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Kanu Roy, composer of some haunting minimalist melodies – Death anniversary special

As music director, Kanu Roy worked mostly with Basu Bhattacharya, a filmmaker who was known for working on very tight budgets.

Picture: Courtesy Vividh Bharati

Roushni Sarkar

Music director Kanu Roy is known for his work with filmmaker Basu Bhattacharya but is hardly remembered for his brief yet significant contribution to Hindi film music.

Apart from the fact that he assisted the maestro Salil Chowdhury and composed some of the finest songs sung by the great Geeta Dutt, his life remains mostly in the dark.

An interview by poet, lyricist and director Gulzar to Filmfare magazine in 2012 is considered the singular testimonial to Roy’s journey as a devoted musician and introverted soul, who was not highly ambitious or desiring popularity or fame.

Going by Gulzar’s account, Roy was a welder by profession and had worked on the extensive repairs on Howrah Bridge when he was young. His association with music began by assisting Salil Chowdhury.

Recalling the tall, lean, dark-complexioned man, Gulzar told the magazine, “I remember him as a very quiet person, thoda daboo, thoda humble. He had a bechara look about him.”

Roy received his first break with Bhattacharya as a music director with Uski Kahani in 1966. Bhattacharya was known to make films within a limited budget. “Kanu would never get more than six or eight musicians to record with," recalled Gulzar. "And poor Kanu couldn’t do anything about it. Though his melodies were awesome, he did not have the bargaining power. He did not get much work outside Basu’s banner. He wasn’t even in a position to go out and ask for work. He wasn’t that kind of a person. He couldn’t hard-sell himself.”

Roy’s composition 'Aaj Ki Kaali Ghata', rendered by Geeta Dutt, became quite popular. The song, written by Kaifi Azmi, was set to a unique semi-classical composition inspired by the ghazal genre.

Despite being a close friend of Bhattacharya, Roy would struggle to include an extra musician for recordings. Bhattacharya would tell him to hire instruments or musicians with his own money and, of course, Roy could not afford to do so.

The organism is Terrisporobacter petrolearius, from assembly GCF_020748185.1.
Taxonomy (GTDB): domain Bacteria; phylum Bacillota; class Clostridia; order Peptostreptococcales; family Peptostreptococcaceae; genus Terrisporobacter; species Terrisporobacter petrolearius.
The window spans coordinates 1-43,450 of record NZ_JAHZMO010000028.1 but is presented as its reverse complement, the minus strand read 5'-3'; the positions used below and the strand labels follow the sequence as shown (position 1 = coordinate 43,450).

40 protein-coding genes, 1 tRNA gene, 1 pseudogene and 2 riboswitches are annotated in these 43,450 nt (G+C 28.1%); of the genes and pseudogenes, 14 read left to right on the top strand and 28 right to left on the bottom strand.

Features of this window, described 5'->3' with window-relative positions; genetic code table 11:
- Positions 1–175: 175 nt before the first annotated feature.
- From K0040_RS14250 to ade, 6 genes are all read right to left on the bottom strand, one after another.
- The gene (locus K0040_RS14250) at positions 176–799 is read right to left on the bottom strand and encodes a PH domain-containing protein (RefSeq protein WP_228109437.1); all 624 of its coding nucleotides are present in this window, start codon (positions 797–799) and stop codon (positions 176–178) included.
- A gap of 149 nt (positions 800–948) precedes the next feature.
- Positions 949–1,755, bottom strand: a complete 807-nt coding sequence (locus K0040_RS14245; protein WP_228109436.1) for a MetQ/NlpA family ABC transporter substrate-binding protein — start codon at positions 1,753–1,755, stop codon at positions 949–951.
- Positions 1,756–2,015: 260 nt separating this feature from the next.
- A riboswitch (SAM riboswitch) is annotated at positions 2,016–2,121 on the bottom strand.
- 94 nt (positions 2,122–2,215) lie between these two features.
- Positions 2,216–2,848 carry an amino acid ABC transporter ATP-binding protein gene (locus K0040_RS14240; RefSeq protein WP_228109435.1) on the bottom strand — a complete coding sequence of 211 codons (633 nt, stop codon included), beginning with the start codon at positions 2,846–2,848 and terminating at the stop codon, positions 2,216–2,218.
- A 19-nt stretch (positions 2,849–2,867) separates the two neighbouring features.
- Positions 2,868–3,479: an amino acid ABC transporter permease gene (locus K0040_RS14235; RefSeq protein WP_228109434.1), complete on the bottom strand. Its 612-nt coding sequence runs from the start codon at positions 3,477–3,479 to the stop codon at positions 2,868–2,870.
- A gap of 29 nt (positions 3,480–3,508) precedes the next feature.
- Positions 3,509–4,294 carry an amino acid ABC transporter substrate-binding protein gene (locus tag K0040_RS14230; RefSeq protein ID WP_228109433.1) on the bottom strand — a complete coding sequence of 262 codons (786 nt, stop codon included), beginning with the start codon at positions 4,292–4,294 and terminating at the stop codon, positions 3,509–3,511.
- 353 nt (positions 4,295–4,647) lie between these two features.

Within those limitations, Roy composed songs such as 'Mujhe Jaan Na Kaho', 'Koi Chupke Se Aake' and 'Mera Dil Jo Mera Hota' for the last time for Geeta Dutt for Bhattacharya's Anubhav (1971). His composition 'Phir Kahin Koi Phool Khila', sung by Manna Dey, from the same film also became quite popular.

In 1979, Roy composed some of the finest songs of Bhupinder Singh and Yesudas for Bhattacharya’s Griha Pravesh. According to Gulzar, Bhattacharya would insist on putting heavy thoughts into the lyrics of songs such as 'Logon Ke Ghar Mein Rehta Hoon', 'Zindagi Phoolon Ki Nahi' and 'Aap Agar Aap Na Hote'.

“When Kanu composed the tune [for 'Zindagi Phoolon Ki Nahin'], it sounded good. Music lovers appreciate the song even today,” the writer-filmmaker remarked.

According to Gulzar, musicians in those days often used dummy verse to explain the metre of a song. While others used words like 'meri jaan', 'jaaneman', or something of that sort, Roy had his own way of doing it.

“Kanu Roy was the only music director I knew who used sounds like ti ta ti ti, ti ta ti ti. It sounded quite funny to hear. I don’t know why, but he would always be stuck on his ti ta ti ti. In that sense, he was very different from the other music directors of his time,” reminisced the award-winning artiste.

In 1980, Roy composed the music for Sai Paranjpye’s critically acclaimed film Sparsh, which was produced by Bhattacharya. The songs 'Geeton Ki Duniya Mein Sargam' and 'Khali Pyala Dhundla Darpan' by Sulakshana Pandit remain ingrained in our memories.

‘Kanu, of course, sincerely composed everything that came his way," Gulzar told the magazine. "His career ended with his life. Though we knew him well, he always remained aloof from everyone. No one knows much about his personal life. I don’t think he was married too. Sadly, he lived in poverty and died in poverty."

Kanu Roy passed away on 20 December 1980.

“Come to think of it, he played a very significant role in the world of music," the poet reflected. "Somehow he still lingers in our memories. And that’s the beauty of his work. His melodies also linger on like him.”